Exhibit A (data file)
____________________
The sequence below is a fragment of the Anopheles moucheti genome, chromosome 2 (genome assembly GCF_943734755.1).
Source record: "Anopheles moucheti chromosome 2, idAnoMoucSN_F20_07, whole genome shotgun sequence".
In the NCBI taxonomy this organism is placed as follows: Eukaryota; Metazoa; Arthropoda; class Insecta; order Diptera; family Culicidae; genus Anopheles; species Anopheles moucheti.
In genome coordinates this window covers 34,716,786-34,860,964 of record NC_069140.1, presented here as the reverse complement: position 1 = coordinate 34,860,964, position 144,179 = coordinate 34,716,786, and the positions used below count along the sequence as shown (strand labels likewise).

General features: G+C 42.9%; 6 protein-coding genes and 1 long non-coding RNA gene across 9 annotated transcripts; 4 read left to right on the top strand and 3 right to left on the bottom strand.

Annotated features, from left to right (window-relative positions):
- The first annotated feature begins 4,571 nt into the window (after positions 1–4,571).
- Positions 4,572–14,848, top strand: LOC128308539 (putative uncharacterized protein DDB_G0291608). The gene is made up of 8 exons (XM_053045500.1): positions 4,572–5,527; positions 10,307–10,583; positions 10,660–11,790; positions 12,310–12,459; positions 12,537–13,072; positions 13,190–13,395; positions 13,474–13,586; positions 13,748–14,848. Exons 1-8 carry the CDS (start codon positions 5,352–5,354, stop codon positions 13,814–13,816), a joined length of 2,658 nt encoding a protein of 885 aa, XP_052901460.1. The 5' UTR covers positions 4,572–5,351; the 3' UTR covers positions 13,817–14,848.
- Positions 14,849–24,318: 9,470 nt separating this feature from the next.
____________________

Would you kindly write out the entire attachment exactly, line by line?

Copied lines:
The sequence below is a fragment of the Anopheles moucheti genome, chromosome 2 (genome assembly GCF_943734755.1).
Source record: "Anopheles moucheti chromosome 2, idAnoMoucSN_F20_07, whole genome shotgun sequence".
In the NCBI taxonomy this organism is placed as follows: Eukaryota; Metazoa; Arthropoda; class Insecta; order Diptera; family Culicidae; genus Anopheles; species Anopheles moucheti.
In genome coordinates this window covers 34,716,786-34,860,964 of record NC_069140.1, presented here as the reverse complement: position 1 = coordinate 34,860,964, position 144,179 = coordinate 34,716,786, and the positions used below count along the sequence as shown (strand labels likewise).

General features: G+C 42.9%; 6 protein-coding genes and 1 long non-coding RNA gene across 9 annotated transcripts; 4 read left to right on the top strand and 3 right to left on the bottom strand.

Annotated features, from left to right (window-relative positions):
- The first annotated feature begins 4,571 nt into the window (after positions 1–4,571).
- Positions 4,572–14,848, top strand: LOC128308539 (putative uncharacterized protein DDB_G0291608). The gene is made up of 8 exons (XM_053045500.1): positions 4,572–5,527; positions 10,307–10,583; positions 10,660–11,790; positions 12,310–12,459; positions 12,537–13,072; positions 13,190–13,395; positions 13,474–13,586; positions 13,748–14,848. Exons 1-8 carry the CDS (start codon positions 5,352–5,354, stop codon positions 13,814–13,816), a joined length of 2,658 nt encoding a protein of 885 aa, XP_052901460.1. The 5' UTR covers positions 4,572–5,351; the 3' UTR covers positions 13,817–14,848.
- Positions 14,849–24,318: 9,470 nt separating this feature from the next.